When you head to the doctor to talk about some concerning symptoms, you may or may not have some idea of what’s going on with your health – but the actual diagnosis is your doctor’s call to make.
Before a doctor makes a diagnosis, they’re supposed to evaluate all of your symptoms and consider any differential diagnoses. A differential diagnosis is any other condition that could account for your symptoms. Differential diagnoses should be carefully eliminated through further investigation and/or testing.
How does this work?
Imagine, for example, that you are a woman who goes to the hospital with nausea, shortness of breath and chest pain. The doctor tells you that you are having a panic attack but fails to consider that a heart attack – which is a differential diagnosis – can cause the same symptoms in women.
Since the doctor was certain of their diagnosis but failed to do the appropriate testing that would rule out anything more serious, any resulting injuries you suffer from the lack of care could be considered malpractice.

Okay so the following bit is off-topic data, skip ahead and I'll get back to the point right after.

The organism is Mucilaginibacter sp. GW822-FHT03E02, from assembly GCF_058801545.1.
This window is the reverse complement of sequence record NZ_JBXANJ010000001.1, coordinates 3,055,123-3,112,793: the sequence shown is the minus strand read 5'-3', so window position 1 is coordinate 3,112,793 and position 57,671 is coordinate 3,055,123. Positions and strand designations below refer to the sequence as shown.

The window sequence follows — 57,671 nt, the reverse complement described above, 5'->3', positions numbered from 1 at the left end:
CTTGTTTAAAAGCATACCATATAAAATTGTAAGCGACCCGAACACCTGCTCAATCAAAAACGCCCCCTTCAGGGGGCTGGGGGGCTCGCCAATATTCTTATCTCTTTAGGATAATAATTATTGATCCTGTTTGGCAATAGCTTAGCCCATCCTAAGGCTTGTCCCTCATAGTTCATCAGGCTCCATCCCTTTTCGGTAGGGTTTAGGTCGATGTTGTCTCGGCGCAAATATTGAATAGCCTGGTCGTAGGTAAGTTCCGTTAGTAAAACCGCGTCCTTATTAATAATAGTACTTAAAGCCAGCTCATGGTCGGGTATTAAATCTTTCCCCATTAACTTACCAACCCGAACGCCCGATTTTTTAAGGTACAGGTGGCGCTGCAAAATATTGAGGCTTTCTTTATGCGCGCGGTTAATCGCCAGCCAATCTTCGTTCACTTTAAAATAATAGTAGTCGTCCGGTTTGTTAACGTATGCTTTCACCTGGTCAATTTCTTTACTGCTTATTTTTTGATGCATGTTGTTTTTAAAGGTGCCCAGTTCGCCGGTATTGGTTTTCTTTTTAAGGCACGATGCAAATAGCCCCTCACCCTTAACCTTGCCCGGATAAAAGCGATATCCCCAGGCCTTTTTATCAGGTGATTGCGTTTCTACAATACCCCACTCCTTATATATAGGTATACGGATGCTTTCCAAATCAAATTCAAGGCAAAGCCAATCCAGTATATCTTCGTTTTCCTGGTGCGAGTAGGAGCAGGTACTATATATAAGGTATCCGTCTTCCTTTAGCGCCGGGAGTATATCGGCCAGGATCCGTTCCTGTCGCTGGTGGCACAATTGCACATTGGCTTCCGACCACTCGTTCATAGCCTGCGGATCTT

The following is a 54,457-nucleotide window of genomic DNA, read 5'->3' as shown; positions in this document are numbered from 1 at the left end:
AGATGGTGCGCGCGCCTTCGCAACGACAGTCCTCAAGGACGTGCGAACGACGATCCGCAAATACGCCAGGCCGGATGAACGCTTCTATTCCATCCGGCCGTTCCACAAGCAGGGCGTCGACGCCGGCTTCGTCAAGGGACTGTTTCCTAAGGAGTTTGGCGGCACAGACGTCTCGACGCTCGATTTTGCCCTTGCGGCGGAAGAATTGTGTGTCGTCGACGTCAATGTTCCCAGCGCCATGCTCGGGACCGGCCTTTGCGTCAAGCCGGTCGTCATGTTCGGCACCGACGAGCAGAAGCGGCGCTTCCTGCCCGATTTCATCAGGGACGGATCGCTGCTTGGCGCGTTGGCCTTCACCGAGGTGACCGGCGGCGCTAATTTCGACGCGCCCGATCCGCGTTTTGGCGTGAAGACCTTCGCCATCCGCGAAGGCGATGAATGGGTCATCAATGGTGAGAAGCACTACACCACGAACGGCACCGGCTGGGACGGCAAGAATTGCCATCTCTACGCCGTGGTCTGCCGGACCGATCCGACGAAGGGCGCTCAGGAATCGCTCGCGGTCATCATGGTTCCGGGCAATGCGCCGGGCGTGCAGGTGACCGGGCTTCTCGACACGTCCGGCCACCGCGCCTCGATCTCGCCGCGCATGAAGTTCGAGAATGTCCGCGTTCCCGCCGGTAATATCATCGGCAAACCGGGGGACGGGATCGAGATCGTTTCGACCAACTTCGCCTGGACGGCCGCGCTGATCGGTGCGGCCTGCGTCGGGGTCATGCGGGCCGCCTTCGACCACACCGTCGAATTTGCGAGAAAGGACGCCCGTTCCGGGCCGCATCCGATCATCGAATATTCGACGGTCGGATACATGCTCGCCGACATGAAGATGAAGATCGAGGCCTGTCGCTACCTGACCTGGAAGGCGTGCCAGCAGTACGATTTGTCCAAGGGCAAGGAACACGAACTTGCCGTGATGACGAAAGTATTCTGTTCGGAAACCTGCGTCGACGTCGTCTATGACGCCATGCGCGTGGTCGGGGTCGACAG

The failure to consider a differential diagnosis often happens because doctors either don’t listen carefully to their patients, don’t take the time to ask enough questions about things that the patient may not even realize are related to their condition or simply become overconfident in their own prowess.
When differential diagnoses aren’t properly considered, patients can easily end up with a misdiagnosis – and that can lead to tragic results. If a doctor failed you or your loved one because they didn’t “check all the boxes” when they were looking at diagnosis, it may be time to seek legal guidance.